"Everybody has a plan until they get punched in the face." The Mike Tyson quote elicited a ripple of laughter at the Davos breakfast last week - but the somber truth is that traditional leadership approaches have been punched in the face. The world has changed. Profound economic, social and technological forces are rapidly transforming businesses. And the corporation has changed from being viable on its legal and financial construct, to being viable on its social contract.
There's a permeable membrane between business and an increasingly complex group of stakeholders -- boards, regulators, activist investors, media and consumers. In our social media-powered ultra-networked world, corporate behavior is driven externally as much as internally. New technology tools means the consumer voice is heard in different and more relevant ways. And increasing governmental regulations means the rules of the game have quite literally changed.
The scaffolding of relationships has shifted and it's possible we do not yet realize just how radically it's changed. But we do know the pressure has ratcheted up on today's CEO. A new leadership contract is emerging: an implicit agreement between CEOs and stakeholders to ensure long-term, sustainable value creation and legitimacy.
In Davos last week, Oxford's Saïd Business School together with Heidrick & Struggles launched a global initiative to explore how successful companies develop innovative, transformational leaders--and to find gaps and opportunities for completely new approaches. We invited the CEOs of Alcoa, DuPont and EY and the chair of Flextronics International to meet with a select audience gathered during the World Economic Forum annual meeting. In the lively panel discussion moderated by Maria Bartiromo, these top global executives honed in on stark realities leaders face today.
"This job is always painful," DuPont CEO Ellen Kullman explained. "There are always shocks. Leaders can't always simply stick to the plan. You have to be able to make adjustments. You need people who can see around corners. And you need leaders who can connect the dots. Shocks help you learn a lot about people's flexibility and their ability to incorporate new thinking."
Flextronics International Chairman Ray Bingham, agreed, stressing "the speed at which business cycles are moving and speed at which report cards come out on leaders is faster than ever. Agility is needed. Relevance to stakeholders is critical. The ability to talk to an assemblyman in Malaysia or a Wall Street reporter or a Congressman are all important."
Leaders must boundary-span and navigate contradictions, complexity and constituencies in a networked world where the spotlight's glare is always on. Interestingly, in conversation after conversation in Davos, executives believed such tensions between courage and compliance could be resolved by focusing the organization on a higher purpose.
"In my view, you have to be a purpose-driven company," EY CEO Mark Weinberger emphasized. "At EY we have 175,000 people and we're growing -- and we talk about our purpose of a 'better working world' when recruiting. People want to do well and do good. They want to understand how they're making a difference in the world. Things change all the time, but your organization's purpose transcends any individual product or service."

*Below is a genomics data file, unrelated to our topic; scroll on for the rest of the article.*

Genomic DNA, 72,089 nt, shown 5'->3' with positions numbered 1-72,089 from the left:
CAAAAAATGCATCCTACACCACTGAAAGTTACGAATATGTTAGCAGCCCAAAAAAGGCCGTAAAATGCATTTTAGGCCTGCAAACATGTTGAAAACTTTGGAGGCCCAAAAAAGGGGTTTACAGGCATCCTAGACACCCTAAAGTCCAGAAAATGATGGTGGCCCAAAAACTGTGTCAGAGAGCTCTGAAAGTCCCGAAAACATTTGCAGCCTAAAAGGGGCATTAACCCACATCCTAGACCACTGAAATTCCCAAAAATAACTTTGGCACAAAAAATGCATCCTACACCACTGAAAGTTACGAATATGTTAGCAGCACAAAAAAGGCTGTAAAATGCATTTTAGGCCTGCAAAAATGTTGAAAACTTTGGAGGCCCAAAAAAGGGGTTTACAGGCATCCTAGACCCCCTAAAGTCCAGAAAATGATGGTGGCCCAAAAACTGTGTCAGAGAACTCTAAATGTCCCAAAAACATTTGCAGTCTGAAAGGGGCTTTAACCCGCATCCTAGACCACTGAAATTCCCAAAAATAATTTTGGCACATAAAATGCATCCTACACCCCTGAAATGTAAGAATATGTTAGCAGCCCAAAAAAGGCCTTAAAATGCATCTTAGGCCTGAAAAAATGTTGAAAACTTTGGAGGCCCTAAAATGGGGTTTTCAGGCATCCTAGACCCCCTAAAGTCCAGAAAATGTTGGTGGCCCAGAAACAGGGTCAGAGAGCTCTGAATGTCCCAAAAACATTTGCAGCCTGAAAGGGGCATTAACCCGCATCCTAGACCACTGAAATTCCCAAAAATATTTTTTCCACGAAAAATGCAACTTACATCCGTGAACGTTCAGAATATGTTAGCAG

Clarity on who and what the leadership is serving is vital, says Dr. Andrew White, Oxford Saïd Business School Associate Dean, Executive Education. "Who we put into running big companies is critically important, not just to the companies but to society. Obesity, poverty, conflict and climate change are all examples where the right type of leaders can lead business in a way that they become part of the solution -- not the problem -- whilst also delivering sustainable shareholder performance."
This assertion resonates with The B Team's 'Future of Leadership' challenge -- and the 'Five Principles of a Purpose Driven Business' by Blueprint for Better Business -- both seeking to address the significant trust deficit corporate leaders face today.
The seemingly paradoxical demands are much greater today, and the expectations -- the implied 'contract' -- much more tangible. According to Valerie Germain, Heidrick & Struggles Global Managing Partner, the implications for leaders' skills and preparedness are profound. "Historically, CEOs didn't have to traverse such a complex set of ravines and many are unprepared. In the past, talent development focused on core themes -- growth, restructuring, change, product development, innovation, etc. -- but not all at once in one individual. Today the requirements of a CEO include politician, strategic navigator, regulator, negotiator."
Her colleague, Jeffrey Cohn, author of 'Why Are We Bad at Picking Good Leaders?,' adds "it's not just the necessary skills of leaders that have changed, it is also the underlying attributes - their ability to handle paradox, complexity, empathy, self awareness -- and what is expected of their values and motives."
In her breakfast remarks Ellen Kullman underscored these attributes, emphasizing that "[Leadership today] requires self-awareness and an awareness of what drives people in different cultures around the world. To get most out of people you have to know what drives them."
Alcoa CEO Klaus Kleinfeld agreed, adding, "The evaluation of leaders is [based on] values and performance. Leaders need more cultural diversity and sensitivity given the way the world is changing and coming together at the same time."
Klaus' closing remarks in Davos were especially astute: "In today's world, talent is the only sustainable competitive advantage." Given the dizzying demands from a myriad of interconnected stakeholders -- and the vital role large corporations play in society -- talent at the top must embody the skills, attributes and purpose-centered behaviors that are sustainable in our times.
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